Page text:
Lastly, in no way do I over idealize past societies, my knowledge of the place of Indigenous women comes from organizing with them and hearing their stories and discussions of colonizations effects. It doesn't matter to me if its really true, these women are inspired by their created narrative history of their own cultures. Equal wages is not on their radar, neither is equality as sameness, their feminism comes from a vastly different place.

The author has a historical narrative that disrespects and makes invisible the voices of other women, similarly it didn't deal with queerness or trans people at all, thats pretty lack luster feminism.

Again you slander my position as academic, all I have done is read books and talked with people; hopefully that is the rigor everyone is forced to uphold and its not considered elitist.

I thought my critique was fairly polite and warranted, this one is a little less chilled.

author by Paddy Rua - WSMpublication date Mon Feb 11, 2008 16:11author address author phone Report this post to the editors

I'll just reply quickly. Time is unfortunately very scarce these days. About reforms, the struggle for reforms often does have "nasty" sides that anarchists don't deal with or deal insufficiently. I'm not going to deal at lenght at this particular moment with your argument of women being allowed to become part of the police force (as it is stretching the ideas of the author and the argument of equal pay a bit too much). All I'm going to say is that, as long as there is police, women have a right to demand their participation in every sphere of society. I don't agree with voting, but if vote was denied to women: would you say"oh yes, it is grand, voting is evil, let man vote only"? If they want to vote or not, or if they want to be part of the police or not is an option women themselves have to make -I'm not going to accept a patriarchal society to make that option instead of women.

My argument is about wage society -but as long as there are wages, women and men should get the same. This may not be a issue for the women of the six nations -or to yourself- but it is an issue in most of the world (including indigenous dominated femminist movements as that of Bolivia).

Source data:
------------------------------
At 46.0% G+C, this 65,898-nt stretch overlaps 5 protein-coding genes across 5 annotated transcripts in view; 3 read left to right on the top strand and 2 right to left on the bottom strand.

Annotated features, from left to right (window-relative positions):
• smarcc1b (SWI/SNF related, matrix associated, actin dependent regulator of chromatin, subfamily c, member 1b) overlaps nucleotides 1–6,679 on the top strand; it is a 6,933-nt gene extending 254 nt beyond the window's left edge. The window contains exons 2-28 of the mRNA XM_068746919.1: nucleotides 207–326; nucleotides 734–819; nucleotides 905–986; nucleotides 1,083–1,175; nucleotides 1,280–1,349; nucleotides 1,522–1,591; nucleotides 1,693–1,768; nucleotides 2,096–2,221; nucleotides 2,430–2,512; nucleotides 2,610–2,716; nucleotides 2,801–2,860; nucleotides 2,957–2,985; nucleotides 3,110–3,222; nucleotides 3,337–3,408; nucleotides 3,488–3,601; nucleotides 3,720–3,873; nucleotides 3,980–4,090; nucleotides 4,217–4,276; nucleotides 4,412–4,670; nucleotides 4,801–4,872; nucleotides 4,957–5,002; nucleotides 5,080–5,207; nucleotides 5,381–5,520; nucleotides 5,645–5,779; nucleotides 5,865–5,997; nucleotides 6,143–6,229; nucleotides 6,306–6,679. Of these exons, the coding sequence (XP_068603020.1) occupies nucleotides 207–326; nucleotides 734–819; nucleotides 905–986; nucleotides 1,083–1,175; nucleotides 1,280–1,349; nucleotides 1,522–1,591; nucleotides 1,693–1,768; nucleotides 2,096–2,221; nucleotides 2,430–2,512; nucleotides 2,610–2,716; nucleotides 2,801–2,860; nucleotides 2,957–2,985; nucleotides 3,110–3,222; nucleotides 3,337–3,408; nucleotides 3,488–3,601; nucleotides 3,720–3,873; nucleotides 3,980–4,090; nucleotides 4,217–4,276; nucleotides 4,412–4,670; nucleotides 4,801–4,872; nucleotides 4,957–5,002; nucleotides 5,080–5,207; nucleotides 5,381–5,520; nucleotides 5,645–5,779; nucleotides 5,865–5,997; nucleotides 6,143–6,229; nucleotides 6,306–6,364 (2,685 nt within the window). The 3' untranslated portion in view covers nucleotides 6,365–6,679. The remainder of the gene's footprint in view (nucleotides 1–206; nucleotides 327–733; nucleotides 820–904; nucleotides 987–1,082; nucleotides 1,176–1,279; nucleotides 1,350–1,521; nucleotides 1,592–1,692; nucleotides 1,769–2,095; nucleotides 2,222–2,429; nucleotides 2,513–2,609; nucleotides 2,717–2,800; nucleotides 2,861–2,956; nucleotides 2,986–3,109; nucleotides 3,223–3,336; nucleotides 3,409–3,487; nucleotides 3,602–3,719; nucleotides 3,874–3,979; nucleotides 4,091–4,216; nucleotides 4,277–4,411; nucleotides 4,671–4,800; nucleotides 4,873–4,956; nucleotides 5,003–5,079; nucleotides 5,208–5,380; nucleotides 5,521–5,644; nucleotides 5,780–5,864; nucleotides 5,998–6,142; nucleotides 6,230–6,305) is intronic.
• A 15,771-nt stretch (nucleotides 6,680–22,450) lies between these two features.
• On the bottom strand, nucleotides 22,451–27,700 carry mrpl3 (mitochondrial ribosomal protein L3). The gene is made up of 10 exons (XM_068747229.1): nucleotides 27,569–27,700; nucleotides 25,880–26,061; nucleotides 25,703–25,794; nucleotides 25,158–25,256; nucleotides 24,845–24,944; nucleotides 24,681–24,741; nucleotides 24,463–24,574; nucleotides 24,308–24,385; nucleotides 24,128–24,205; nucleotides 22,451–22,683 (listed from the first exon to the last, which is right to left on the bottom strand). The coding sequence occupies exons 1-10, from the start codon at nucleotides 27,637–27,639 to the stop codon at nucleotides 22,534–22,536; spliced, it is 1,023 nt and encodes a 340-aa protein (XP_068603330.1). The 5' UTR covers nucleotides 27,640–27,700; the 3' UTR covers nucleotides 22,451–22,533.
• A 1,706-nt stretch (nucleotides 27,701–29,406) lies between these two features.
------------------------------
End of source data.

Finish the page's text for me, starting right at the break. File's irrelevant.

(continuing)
Whether you come from Canada or the US is irrelevant - I knew you come from Canada by your mention of the indigenous women, I assume the six nations. The radical political culture in Canada anyway, particularly among anarchists, is being obviously quite influenced by the US. And femminist analysis excluding women of colour may be true there, but it is not universal, although racial divide is universal. To say that is to ignore all of the femminist experience of Africa and Latin America, carried by the most oppressed sectors of society -the indigenous women. Their work may not be full of quotes of Silvia Federicci but it is living experience and is there for everyone to learn from. Thanks God (if there is any), the world is wider and broader than the US and Canada!

author by Revpublication date Tue Feb 12, 2008 08:10author email revolution_reversal at riseup dot netauthor address author phone Report this post to the editors

If your article is only about wages, then say that.
I think my problem with it is the title and all thats left out, not necessarily the analysis of a specific facet of feminist struggle.

For a point of clarification, I was mostly talking about the Anishnabe women I organize with, the Indigenous feminist discourse is fairly similar for most Indigenous women I have talked to no matter the nation.